Thursday, October 31, 2013

Norfolk Southern dedicates yard in honor of H. Craig Lewis

Written by  William C. Vantuono, Editor-in-Chief
Norfolk Southern has renamed its Dillerville Yard in Lancaster, Pa., in honor of former vice President Corporate Affairs and Pennsylvania State Senator H. Craig Lewis, who died unexpectedly on Jan. 13, 2013, at age 68. After serving as state senator for the 6th District in Bucks County for five terms (1975-1994), Lewis joined NS in 1997, retiring from the railroad in 2009.

NS dedicated the under-expansion yard in Lewis’s name in a private ceremony on Oct. 31 attended by Norfolk Southern CEO Wick Moorman, Pennsylvania Lt. Governor Jim Cawley, State Senator Tommy Tomlinson, Drexel University President John Fry, and numerous government and business officials, family and friends.

“Because of his experience and respect from both sides of the aisle in Harrisburg, Craig was a key part of our integration of Conrail’s assets in Pennsylvania in the late 1990s,” said Moorman. “He later led our passenger and transit policy team and managed many complex projects, including the sale of Conrail’s Boonton Line to New Jersey Transit and the NS phase of the Lancaster Northwest Gateway Project. Craig brought energy, creativity, and humor to every initiative and was able to bring diverse perspectives together in a collaborative manner. Dedicating our yard in Lancaster in honor of Craig is a fitting tribute.”

“As a state senator, Craig Lewis dedicated himself to community service and economic development,” said Cawley. “That is why Norfolk Southern could not have selected a more appropriate project to dedicate to his memory.”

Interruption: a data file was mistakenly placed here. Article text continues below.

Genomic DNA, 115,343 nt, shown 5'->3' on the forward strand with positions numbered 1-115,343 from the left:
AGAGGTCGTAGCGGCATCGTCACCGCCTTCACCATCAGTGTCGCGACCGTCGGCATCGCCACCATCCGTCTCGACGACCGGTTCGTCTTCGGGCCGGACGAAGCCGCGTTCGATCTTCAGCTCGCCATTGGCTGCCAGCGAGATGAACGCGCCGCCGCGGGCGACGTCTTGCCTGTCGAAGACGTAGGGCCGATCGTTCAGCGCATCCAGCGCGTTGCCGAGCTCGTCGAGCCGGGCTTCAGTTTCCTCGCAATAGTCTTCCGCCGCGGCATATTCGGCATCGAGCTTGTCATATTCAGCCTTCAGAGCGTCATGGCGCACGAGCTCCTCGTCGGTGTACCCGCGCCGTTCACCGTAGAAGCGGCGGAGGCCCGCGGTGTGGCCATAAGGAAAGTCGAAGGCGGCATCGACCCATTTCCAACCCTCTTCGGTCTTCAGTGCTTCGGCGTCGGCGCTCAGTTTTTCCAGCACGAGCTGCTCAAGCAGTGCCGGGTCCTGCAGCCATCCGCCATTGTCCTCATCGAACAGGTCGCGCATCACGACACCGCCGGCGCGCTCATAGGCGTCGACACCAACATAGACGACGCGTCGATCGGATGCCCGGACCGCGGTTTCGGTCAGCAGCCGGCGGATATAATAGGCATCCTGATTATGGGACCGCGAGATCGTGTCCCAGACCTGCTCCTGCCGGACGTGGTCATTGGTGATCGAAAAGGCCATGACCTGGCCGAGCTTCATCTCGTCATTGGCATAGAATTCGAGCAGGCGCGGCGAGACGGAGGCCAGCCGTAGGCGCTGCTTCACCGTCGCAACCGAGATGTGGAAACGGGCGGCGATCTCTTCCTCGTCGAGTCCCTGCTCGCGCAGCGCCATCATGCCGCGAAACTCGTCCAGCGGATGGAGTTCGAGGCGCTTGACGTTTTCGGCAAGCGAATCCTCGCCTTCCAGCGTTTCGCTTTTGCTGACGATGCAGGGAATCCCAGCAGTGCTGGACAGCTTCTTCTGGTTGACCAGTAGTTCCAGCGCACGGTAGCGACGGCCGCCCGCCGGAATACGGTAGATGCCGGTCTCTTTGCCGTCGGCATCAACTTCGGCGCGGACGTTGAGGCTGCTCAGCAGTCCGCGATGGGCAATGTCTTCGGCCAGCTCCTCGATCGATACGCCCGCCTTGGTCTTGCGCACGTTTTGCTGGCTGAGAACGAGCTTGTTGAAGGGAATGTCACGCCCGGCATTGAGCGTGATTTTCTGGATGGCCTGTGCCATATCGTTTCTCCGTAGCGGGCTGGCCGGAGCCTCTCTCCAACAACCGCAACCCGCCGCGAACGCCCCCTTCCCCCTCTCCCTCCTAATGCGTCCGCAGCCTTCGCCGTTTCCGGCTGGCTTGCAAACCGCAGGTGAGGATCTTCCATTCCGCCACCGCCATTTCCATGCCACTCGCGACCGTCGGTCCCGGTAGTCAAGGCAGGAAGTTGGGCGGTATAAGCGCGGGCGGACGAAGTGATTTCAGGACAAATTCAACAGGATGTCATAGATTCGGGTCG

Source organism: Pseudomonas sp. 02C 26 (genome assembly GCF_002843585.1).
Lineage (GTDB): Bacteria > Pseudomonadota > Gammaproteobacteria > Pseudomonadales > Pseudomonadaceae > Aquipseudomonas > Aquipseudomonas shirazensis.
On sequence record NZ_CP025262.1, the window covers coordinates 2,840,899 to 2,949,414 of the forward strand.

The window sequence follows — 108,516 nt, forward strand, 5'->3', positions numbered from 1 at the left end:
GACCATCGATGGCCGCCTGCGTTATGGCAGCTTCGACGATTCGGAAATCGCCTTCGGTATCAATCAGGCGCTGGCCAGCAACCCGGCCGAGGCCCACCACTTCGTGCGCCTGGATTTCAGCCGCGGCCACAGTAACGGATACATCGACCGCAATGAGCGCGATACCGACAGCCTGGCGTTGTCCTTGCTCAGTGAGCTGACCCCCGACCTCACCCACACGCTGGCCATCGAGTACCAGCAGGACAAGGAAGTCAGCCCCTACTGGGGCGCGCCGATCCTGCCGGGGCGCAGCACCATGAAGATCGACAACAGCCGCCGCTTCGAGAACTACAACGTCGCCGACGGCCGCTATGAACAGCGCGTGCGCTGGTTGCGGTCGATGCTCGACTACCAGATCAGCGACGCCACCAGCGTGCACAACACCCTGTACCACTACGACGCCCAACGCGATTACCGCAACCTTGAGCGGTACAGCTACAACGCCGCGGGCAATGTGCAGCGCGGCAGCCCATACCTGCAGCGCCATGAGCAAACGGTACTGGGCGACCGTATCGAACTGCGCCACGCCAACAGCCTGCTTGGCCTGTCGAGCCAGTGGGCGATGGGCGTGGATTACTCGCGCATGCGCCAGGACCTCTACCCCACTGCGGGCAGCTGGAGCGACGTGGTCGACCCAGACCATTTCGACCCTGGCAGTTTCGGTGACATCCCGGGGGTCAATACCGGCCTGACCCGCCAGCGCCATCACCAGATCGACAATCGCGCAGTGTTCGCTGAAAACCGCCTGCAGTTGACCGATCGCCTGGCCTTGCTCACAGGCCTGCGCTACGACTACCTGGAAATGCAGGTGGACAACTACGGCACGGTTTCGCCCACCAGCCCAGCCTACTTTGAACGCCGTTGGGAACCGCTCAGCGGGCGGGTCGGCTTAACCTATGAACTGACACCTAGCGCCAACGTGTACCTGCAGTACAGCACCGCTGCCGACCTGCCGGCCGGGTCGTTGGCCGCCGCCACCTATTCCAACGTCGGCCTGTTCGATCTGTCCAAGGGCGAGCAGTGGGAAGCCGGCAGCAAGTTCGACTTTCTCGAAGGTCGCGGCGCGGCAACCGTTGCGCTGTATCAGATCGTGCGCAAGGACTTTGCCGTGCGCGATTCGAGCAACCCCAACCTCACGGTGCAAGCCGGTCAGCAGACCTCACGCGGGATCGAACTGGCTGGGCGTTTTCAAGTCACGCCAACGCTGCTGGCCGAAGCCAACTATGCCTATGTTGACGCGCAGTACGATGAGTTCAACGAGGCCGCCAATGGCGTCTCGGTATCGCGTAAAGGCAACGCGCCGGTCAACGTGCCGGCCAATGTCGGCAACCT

“Craig was a fine man who honorably served his district and constituents,” said Tomlinson. “I am proud to have followed his legacy in the Senate and to have called him my friend.”

“Craig was a dear friend and a trusted colleague,” said Fry. “He quickly grasped the strategic importance of the Northwest Gateway Project for the City of Lancaster, Franklin & Marshall College, and Lancaster General Health. He became our partner in addressing the many technical and logistical hurdles involved with making this project a reality. I am very pleased that Norfolk Southern has chosen to honor Craig for his service to their company and to this community by naming this rail facility the H. Craig Lewis Yard.”

The expansion of Lewis Yard began in early 2009 following several years of studies and design and will be completed next month. The yard expansion is part of the Lancaster Northwest Gateway Project, a $75 million plan to remediate and redevelop approximately 75 acres of urban brownfields to enhance economic development opportunities in the City of Lancaster by connecting the city street grid system, creating urban green spaces, and providing campus development sites for Franklin & Marshall College and Lancaster General Health on land formerly owned by Armstrong World Industries and NS. The final segment of the Gateway Project will begin in the spring of 2014 when the railroad transfers ownership of approximately 28 acres of its yard east of Dillerville Road to Franklin & Marshall and Lancaster General. This work is expected to take 12 months to complete.

H. Craig Lewis was born in Hazleton, Pa., on July 22, 1944. He graduated from Millersville State College with a bachelor’s degree in history. He attended the University of Nebraska graduate school and was a graduate of Temple University School of Law.

Lewis practiced law and served as a member of the Bar of the Supreme Court of Pennsylvania, the Pennsylvania Intergovernmental Council, and the state Advisory Committee for Guidance Service. He was elected to the Pennsylvania Senate from the Sixth District, serving from 1974 to 1994. A Democrat, he was chair of the Judiciary, Local Government, and Ethics Committees. He served on numerous state commissions.

Before joining Norfolk Southern, Lewis was a partner in the Dechert, Price & Rhodes law firm. In 1998, he was named chair of the Philadelphia Foundation, which at that time awarded the Philadelphia Liberty Medal. He also was on the board of Aria Health, which operates three hospitals in the Philadelphia region, and the Philadelphia Zoo.